Despite social and economic pressures to expedite the return to normal conditions, our findings indicate that restraint is needed, even in low transmission settings. In our model, contact tracing is effective for identifying known contacts (Supporting Information, table 7), but transmission through unknown community contacts is possible. For some policy configurations, chains of transmission through unknown contacts may initially account only for a minority of new cases, but can subsequently pose an increasing cumulative risk for epidemic expansion. It is therefore essential that testing services are readily accessible and provide rapid results, complementing contact tracing programs, to ensure timely detection of community transmission through unknown sources.
The greatest risks of a resurgence in case numbers were associated with policy changes that facilitated large contact networks characterised by single‐occasion mixing with unknown people in the community (public transport, pubs and bars, sports events). In particular, our findings supported the Victorian decision to extend working from home recommendations until at least July 2020, to minimise the use of public transport.1 Further modelling could assess whether staggered work starting times or increased ventilation and cleaning could mitigate the risks associated with increased public transport use.
Lower risks were associated with policy changes that led to smaller increases in contact numbers for individuals, or which involved organised contact networks of people known to each other who could be more easily traced (eg, social gatherings of fewer than ten people). With these network configurations, population connectivity remains restricted, limiting the potential for more widespread viral transmission. In addition, the probability of timely tracing of known contacts is greater if transmission occurs. However, even for networks of known contacts, the risk of a new rise in case numbers increases with network size.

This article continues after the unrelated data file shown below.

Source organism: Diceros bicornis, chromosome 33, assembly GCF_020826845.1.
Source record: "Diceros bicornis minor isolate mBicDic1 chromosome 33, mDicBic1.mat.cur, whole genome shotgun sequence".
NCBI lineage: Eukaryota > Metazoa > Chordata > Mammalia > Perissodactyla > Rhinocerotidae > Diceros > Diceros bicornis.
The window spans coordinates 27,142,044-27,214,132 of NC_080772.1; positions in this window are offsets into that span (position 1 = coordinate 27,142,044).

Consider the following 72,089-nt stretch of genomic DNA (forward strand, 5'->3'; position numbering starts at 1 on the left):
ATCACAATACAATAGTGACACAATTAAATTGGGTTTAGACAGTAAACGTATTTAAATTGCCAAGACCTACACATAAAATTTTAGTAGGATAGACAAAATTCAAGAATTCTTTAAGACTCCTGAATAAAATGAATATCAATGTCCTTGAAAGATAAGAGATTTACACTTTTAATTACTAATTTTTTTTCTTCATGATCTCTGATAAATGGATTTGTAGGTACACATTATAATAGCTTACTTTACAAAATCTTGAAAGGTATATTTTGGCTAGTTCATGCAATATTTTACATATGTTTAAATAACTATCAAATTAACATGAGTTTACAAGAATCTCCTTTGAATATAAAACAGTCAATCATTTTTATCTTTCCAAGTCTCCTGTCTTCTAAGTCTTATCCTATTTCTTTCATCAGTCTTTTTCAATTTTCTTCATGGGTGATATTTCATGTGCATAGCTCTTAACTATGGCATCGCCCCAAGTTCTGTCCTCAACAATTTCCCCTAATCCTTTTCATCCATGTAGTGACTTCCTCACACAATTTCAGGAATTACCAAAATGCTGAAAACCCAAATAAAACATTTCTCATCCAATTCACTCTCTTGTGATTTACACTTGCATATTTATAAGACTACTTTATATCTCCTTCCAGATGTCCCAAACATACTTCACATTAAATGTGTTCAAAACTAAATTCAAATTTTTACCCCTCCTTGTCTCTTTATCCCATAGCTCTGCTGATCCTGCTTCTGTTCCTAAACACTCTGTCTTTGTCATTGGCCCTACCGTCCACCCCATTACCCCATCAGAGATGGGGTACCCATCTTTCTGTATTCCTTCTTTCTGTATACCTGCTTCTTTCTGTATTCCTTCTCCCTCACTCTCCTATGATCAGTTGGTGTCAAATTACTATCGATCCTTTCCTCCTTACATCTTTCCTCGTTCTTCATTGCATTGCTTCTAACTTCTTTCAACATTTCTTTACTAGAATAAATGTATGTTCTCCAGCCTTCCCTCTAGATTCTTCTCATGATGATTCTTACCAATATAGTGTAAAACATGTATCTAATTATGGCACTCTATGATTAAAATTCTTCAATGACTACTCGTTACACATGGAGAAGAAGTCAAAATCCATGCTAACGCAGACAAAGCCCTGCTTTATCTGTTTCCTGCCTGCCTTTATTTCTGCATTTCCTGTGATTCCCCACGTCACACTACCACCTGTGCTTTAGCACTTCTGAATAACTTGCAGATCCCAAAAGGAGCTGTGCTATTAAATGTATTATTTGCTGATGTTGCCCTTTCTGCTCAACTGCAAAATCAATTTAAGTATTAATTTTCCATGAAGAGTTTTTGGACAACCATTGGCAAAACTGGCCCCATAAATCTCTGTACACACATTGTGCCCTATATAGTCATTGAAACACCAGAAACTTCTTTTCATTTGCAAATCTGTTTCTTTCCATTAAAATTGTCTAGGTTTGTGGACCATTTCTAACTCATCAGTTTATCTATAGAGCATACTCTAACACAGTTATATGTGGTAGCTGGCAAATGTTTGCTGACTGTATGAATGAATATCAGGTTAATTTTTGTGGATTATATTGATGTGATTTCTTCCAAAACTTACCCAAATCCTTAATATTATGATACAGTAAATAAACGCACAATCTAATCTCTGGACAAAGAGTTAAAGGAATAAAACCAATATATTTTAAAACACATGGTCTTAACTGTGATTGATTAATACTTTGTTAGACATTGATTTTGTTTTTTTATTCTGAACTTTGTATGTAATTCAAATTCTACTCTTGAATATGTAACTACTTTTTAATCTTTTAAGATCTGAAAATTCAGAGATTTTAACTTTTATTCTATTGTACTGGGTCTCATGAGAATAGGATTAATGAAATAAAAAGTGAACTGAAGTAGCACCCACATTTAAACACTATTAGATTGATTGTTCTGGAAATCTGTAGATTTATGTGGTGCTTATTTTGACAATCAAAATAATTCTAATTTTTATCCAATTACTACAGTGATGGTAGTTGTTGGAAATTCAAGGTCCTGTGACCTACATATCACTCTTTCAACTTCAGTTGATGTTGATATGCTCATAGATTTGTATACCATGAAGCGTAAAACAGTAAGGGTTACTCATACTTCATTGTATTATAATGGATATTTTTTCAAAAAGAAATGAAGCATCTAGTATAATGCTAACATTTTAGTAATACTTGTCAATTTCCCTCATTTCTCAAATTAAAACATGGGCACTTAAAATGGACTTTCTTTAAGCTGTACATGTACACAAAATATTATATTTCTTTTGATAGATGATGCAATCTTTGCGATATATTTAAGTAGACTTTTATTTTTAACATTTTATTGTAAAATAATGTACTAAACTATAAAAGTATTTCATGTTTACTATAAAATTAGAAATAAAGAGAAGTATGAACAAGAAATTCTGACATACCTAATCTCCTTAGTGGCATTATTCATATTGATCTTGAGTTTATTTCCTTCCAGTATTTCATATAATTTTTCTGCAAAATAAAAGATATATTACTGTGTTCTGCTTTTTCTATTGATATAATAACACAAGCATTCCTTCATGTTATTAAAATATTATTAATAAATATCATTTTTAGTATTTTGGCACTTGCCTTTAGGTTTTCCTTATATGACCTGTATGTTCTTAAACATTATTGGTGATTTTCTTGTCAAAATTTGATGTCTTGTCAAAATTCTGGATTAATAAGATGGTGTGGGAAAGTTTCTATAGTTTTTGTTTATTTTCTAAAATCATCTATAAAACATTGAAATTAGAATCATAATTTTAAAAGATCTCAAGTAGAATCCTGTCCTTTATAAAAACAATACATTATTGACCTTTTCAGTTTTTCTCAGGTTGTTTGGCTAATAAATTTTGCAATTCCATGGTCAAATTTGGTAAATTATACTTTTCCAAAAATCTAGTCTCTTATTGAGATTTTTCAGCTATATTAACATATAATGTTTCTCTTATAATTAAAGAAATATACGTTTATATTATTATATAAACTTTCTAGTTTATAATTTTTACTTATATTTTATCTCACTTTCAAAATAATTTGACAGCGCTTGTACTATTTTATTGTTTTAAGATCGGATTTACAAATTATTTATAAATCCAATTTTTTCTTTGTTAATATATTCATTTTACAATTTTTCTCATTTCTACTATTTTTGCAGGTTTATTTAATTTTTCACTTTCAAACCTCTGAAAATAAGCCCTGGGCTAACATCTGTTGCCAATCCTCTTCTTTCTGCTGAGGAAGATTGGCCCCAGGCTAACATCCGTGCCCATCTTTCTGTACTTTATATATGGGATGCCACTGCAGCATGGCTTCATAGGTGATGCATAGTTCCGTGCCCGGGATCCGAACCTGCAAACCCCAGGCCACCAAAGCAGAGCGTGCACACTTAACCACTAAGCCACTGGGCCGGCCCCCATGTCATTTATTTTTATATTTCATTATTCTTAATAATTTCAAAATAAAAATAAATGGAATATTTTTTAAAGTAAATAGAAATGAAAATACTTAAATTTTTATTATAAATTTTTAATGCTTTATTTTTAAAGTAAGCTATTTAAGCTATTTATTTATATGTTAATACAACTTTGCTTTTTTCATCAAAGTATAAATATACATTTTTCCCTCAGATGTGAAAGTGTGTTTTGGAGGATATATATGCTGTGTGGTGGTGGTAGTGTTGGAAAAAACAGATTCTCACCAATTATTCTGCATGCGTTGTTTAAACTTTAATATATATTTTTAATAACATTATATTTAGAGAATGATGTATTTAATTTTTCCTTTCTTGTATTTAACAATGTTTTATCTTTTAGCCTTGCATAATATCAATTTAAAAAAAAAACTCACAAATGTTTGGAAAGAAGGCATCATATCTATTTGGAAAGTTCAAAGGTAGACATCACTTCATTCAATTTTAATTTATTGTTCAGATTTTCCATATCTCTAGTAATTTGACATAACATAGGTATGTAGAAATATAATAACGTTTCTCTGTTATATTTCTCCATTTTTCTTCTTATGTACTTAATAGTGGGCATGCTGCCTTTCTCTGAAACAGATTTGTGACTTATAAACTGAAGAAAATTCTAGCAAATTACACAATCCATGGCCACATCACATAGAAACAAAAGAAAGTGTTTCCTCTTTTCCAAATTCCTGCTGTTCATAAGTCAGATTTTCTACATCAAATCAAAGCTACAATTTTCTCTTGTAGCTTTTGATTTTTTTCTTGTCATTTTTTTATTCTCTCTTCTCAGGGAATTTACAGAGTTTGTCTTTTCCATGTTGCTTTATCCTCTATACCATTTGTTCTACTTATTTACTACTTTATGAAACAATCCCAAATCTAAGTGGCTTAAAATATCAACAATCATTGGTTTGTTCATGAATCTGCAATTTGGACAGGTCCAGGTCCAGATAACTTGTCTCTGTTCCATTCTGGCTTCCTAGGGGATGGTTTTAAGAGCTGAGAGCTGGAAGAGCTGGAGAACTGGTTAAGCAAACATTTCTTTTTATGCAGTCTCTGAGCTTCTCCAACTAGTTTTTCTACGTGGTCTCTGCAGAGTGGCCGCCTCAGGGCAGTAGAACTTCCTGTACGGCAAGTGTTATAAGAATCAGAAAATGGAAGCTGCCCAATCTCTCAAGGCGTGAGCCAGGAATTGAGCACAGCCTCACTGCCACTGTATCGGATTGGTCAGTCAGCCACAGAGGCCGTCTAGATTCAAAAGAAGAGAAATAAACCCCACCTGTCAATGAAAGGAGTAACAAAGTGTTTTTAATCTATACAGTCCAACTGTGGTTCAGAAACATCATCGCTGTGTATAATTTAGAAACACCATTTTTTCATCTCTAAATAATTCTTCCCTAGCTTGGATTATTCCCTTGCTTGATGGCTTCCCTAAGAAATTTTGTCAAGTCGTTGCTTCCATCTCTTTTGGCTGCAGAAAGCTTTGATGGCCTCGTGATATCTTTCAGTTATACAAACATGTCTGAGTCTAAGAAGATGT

We found that population coverage with a contact tracing smartphone app (COVIDSafe) would need to exceed 30% to mitigate the risks associated with most policy relaxations. The effectiveness of the app relies on infected and susceptible persons each having compatible phones, downloading the app, and using it correctly. Between its introduction on 26 April and the end of May, there had been an estimated 6 million downloads of the COVIDSafe nationally21 (a number corresponding to 24% of the national population); however, no official download number has been published. That is, if each person who downloaded the app did so only once and then used it perfectly, at most an additional 6% (24% × 24%) of contacts could be reliably traced. The app is therefore unlikely to be effective in mitigating risk at this level of coverage.